Update on Hybrid Rice Research

Steven Linscombe  |  12/15/2015 8:33:33 PM

Dr. Jim Oard evaluating hybrids at the H. Rouse Caffey Rice Research Station.

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The LSU AgCenter’s H. Rouse Caffey Rice Research Station was established in 1909 and is now well into its second century of providing new technology to the Louisiana rice industry. The station was established primarily to provide improved varieties for the Louisiana rice industry. While its mission has expanded over the past 100 plus years, new variety development remains a core objective of the facility.

The station has been successful in variety development efforts, having released 52 varieties, including 32 in the past 25 years. In fact, the station has recently released two new varieties, CL153, a Clearfield long-grain and CL272, a Clearfield medium-grain.

Historically, all of the varietal research has been focused on the development of pureline varieties. By definition, a pureline variety is developed by increasing the self-fertilized progeny (or offspring) from a single true-breeding plant. This means that seeds harvested from planting a pureline variety can be planted the following generation and produce the same genetic population (or the same variety).

A different approach to improving rice genetically is through the development of rice hybrids. Hybrid seed is actually the F1 seed of a cross between two different genotypes. The F1 hybrid of crosses between different genotypes is typically much more vigorous than its parents. This hybrid vigor, or heterosis, can be manifested in many ways, including increased rate of growth, earlier flowering and increased yield – the last being of greatest importance in rice production.

Hybrid rice has been developed and has demonstrated significant yield advantages over inbred varieties since the 1970s. By employing Chinese germplasm, RiceTec has successfully commercialized hybrid rice production in the southern United States in recent years. Since the early 2000’s, hybrid rice has accounted for an increasing percentage of southern U.S. rice acreage.

In 2008, the LSU AgCenter entered into a research agreement with the Guangxi Academy of Agricultural Sciences, which is located in Nanning, China. Through this agreement the Rice Station was able to obtain cytoplasmic (CMS) A/B lines, thermo- and photoperiod-sensitive sterile S lines and a number of restorer R lines. With these important hybrid breeding lines in hand, AgCenter scientists initiated research into hybrid rice development in 2009. Previous research suggested that the pureline varieties or advanced experimental lines that are continuously developed at the Rice Station can serve as critical materials for the development of hybrid rice. By incorporating important hybrid rice traits (especially sterility and/or fertility) from obtained germplasm into adapted elite Louisiana materials – or even direct test-crossing between male sterile lines and Louisiana cultivars or lines – AgCenter scientists are aiming to develop adapted hybrids with competitive yield, good milling and acceptable grain quality.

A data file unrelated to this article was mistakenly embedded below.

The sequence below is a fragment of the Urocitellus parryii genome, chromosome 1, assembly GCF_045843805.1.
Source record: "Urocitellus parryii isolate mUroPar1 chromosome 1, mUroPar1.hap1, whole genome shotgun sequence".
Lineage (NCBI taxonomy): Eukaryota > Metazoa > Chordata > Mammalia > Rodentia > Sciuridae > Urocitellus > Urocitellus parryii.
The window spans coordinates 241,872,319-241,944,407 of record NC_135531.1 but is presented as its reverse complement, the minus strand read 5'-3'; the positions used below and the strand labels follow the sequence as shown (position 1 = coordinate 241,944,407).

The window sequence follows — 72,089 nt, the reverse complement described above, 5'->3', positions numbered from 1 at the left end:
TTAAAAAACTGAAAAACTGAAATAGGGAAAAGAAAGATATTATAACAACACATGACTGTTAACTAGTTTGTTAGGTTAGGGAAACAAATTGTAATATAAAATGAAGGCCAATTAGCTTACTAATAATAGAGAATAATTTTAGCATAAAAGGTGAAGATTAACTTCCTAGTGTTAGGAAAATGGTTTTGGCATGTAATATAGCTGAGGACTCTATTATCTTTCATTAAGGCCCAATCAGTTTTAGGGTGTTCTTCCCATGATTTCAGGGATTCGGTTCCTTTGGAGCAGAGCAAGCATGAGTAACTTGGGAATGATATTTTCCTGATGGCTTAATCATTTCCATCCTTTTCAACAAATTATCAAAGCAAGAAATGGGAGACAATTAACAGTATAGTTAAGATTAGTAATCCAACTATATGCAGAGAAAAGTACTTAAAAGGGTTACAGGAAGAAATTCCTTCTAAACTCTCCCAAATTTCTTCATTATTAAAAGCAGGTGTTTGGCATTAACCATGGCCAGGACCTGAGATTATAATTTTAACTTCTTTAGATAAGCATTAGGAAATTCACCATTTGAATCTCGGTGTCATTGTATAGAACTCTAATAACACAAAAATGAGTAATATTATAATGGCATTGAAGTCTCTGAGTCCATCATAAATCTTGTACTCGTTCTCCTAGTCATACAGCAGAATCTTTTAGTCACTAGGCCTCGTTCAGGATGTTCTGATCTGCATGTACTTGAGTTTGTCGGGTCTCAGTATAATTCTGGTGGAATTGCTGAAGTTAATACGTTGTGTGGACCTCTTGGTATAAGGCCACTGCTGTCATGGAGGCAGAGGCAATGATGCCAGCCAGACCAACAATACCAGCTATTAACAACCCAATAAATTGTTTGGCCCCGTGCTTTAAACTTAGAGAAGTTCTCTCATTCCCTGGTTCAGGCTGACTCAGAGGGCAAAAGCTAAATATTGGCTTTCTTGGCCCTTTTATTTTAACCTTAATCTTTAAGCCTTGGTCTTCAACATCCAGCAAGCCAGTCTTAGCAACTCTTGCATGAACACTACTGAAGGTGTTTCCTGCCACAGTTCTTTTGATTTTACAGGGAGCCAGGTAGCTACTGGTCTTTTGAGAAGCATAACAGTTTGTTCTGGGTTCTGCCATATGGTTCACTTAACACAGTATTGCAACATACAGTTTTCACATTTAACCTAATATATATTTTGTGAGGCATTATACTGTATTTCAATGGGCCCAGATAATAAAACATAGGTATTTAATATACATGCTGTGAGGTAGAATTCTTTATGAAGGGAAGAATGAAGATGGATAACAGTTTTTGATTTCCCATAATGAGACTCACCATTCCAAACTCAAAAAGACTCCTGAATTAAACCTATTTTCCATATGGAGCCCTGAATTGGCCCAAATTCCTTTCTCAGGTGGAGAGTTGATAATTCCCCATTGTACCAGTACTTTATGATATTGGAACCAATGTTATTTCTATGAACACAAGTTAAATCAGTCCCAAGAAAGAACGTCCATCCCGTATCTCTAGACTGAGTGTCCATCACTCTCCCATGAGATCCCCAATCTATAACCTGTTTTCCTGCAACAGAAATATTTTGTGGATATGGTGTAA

The goals of this research include: 1) development and identification of male sterile lines (cytoplasmic A or environmental sensitive S) and restorer (R) lines adapted to southern U.S. environmental conditions; 2) identifying elite cross combinations through the extensive test-crossing; 3) exploring the feasibility of economical hybrid seed production; and 4) development of a marker-assisted selection scheme involving identifying and developing molecular markers for sterility/fertility traits, as well as anther culture, to significantly expedite the breeding process.

Dr. Jim Oard has directed the hybrid breeding research activities since 2012, and the program is making rapid progress. Much of the focus has been on modifying the initial male sterile lines received from China to be more adapted to Louisiana rice growing conditions. Additionally, work is ongoing to incorporate the Clearfield and Provisia resistant genes into adapted male sterile lines. Another research focus has been identification of Louisiana-adapted germplasm that will serve as successful restorer lines. Of prime importance in Dr. Oard’s program is developing potential commercial hybrids with good grain quality. Historically, U.S. rice hybrids have shown very good field yields but substandard grain quality.

This ambitious research endeavor is beginning to pay dividends. Yield trials in 2015 identified several experimental hybrids with yield potential comparable to the best current commercial hybrids but with superior grain quality. Some of these hybrids also possess the Clearfield trait and, if released, could be used with that technology. It is important to recognize that this is long-term research. However, we are hopeful that within two to three years, we can provide a high-yielding, high-quality hybrid to the Louisiana rice industry, which was developed at the Rice Research Station.


This project was partially supported by USDA National Institute of Food and Agriculture.

Permission granted December 15, 2015 by B. Leonards (LA Farm & Ranch) to republish article on www.lsuagcenter.com.
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